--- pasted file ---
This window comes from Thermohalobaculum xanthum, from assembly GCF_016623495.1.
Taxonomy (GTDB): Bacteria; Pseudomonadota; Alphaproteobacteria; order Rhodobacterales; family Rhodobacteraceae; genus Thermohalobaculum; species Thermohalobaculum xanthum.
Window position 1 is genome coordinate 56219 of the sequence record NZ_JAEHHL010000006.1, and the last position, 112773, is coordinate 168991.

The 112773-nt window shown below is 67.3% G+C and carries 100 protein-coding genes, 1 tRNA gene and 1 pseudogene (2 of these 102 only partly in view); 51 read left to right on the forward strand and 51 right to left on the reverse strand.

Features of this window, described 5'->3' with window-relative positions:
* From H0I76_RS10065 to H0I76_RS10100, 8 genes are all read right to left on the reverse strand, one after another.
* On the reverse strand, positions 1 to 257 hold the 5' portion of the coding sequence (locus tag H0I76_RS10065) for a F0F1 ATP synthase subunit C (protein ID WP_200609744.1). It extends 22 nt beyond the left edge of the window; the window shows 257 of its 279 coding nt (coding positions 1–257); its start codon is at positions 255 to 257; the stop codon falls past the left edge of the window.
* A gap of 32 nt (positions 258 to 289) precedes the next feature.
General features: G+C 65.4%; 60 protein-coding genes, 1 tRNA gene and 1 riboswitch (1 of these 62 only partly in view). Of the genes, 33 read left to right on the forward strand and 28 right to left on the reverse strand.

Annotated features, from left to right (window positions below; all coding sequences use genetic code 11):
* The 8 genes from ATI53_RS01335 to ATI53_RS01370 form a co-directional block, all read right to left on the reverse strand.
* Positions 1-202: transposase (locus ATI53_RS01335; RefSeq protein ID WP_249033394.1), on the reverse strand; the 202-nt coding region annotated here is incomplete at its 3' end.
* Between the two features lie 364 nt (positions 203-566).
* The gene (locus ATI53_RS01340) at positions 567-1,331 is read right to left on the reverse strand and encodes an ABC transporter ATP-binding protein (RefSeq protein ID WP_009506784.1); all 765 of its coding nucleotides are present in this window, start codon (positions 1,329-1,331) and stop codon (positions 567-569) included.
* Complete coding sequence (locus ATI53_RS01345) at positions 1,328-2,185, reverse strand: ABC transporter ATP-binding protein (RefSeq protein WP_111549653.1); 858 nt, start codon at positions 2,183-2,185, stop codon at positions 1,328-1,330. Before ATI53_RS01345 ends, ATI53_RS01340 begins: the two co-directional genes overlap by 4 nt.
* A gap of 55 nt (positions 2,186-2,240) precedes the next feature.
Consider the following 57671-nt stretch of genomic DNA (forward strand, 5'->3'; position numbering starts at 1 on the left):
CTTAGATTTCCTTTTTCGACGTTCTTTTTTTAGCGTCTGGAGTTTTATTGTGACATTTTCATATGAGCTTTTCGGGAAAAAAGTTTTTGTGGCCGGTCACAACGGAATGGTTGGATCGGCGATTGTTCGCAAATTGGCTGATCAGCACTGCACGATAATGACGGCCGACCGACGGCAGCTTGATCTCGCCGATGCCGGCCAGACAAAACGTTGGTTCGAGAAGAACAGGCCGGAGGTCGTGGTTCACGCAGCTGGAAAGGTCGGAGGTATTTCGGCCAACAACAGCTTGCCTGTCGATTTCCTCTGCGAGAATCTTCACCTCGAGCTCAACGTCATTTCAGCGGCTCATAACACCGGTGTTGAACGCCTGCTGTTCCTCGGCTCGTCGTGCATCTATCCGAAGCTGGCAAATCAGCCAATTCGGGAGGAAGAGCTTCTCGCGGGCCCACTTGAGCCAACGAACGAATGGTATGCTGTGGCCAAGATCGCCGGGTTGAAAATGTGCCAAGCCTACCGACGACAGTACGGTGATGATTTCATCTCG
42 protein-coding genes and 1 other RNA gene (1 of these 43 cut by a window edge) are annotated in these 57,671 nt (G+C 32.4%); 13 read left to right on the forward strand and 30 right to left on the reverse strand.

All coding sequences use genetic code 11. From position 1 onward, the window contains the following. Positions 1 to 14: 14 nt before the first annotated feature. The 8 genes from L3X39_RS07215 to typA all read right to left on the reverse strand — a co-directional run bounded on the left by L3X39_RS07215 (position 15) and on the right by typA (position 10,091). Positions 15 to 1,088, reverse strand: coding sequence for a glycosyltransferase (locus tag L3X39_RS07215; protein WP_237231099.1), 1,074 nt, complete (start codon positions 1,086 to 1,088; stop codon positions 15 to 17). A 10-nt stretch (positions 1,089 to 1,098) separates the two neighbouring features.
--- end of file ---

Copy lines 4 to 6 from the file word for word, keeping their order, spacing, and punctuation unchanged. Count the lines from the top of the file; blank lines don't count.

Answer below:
The 112773-nt window shown below is 67.3% G+C and carries 100 protein-coding genes, 1 tRNA gene and 1 pseudogene (2 of these 102 only partly in view); 51 read left to right on the forward strand and 51 right to left on the reverse strand.

Features of this window, described 5'->3' with window-relative positions:
* From H0I76_RS10065 to H0I76_RS10100, 8 genes are all read right to left on the reverse strand, one after another.